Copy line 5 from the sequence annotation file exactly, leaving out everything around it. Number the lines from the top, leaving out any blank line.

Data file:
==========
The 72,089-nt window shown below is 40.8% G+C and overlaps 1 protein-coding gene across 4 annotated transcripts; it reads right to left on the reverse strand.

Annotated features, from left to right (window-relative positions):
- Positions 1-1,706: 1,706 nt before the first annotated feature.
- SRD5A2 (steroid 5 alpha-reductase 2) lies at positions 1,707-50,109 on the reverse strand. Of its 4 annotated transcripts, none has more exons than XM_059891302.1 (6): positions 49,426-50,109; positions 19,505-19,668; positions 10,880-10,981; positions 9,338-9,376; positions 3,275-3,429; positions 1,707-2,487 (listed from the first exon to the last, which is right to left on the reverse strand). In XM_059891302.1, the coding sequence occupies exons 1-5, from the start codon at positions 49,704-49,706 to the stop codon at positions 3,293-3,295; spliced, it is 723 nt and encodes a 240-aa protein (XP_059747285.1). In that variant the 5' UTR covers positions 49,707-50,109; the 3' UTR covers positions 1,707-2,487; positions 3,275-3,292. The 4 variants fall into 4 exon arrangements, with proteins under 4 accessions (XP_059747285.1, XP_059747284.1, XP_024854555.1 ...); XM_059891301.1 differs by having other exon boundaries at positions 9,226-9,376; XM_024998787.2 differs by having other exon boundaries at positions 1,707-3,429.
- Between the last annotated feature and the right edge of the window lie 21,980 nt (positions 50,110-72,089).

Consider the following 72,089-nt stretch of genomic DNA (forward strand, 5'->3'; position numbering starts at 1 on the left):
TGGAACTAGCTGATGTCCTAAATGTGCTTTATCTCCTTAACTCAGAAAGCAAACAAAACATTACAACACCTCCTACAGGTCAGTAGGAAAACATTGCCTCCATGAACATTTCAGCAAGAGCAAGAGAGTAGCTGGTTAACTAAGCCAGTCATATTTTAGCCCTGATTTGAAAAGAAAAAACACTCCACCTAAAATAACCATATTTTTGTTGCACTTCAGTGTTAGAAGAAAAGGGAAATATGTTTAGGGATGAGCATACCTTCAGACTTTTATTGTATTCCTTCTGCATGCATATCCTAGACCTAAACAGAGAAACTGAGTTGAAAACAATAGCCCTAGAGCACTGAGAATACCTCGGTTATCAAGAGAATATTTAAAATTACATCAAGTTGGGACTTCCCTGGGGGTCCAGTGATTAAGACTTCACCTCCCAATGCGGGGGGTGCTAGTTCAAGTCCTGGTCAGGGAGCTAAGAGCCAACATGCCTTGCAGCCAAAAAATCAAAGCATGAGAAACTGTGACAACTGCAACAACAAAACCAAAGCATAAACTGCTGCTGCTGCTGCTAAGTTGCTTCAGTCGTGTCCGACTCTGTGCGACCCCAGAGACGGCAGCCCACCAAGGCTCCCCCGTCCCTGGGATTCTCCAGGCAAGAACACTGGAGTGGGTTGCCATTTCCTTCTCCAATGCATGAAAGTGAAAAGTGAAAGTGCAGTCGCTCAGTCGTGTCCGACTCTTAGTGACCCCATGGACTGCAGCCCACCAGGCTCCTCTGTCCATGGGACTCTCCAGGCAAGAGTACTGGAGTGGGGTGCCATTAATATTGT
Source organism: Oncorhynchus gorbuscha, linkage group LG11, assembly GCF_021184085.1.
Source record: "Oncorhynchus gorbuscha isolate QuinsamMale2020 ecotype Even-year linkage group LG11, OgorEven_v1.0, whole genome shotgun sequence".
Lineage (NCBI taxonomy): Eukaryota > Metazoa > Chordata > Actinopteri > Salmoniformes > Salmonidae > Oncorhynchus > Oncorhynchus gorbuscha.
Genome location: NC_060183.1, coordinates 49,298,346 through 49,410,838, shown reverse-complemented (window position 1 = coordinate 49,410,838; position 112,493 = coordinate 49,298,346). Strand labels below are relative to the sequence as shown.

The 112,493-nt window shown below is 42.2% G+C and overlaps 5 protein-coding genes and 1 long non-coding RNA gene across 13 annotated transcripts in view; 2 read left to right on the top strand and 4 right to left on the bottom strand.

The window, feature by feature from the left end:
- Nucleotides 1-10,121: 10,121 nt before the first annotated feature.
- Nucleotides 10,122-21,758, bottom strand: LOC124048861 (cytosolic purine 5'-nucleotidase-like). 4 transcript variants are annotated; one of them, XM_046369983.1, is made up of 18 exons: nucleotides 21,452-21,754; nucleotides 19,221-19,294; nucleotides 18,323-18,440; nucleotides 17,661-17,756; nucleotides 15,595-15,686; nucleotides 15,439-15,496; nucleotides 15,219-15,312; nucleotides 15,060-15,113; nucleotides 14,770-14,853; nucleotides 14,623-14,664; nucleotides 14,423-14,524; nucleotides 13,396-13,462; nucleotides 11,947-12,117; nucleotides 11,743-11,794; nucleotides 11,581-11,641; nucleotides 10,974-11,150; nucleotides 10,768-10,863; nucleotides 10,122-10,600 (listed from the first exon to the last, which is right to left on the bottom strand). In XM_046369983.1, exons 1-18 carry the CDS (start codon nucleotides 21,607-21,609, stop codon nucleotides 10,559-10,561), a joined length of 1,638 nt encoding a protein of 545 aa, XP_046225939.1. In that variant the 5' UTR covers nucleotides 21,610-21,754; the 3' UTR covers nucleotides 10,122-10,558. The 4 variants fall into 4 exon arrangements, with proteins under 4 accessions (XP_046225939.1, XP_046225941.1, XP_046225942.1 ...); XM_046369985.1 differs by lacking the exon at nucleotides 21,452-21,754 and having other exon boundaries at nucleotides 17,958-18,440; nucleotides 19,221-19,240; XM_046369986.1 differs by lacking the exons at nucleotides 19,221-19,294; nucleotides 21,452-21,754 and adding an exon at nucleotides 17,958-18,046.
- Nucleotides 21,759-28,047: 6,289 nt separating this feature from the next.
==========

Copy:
- Between the last annotated feature and the right edge of the window lie 21,980 nt (positions 50,110-72,089).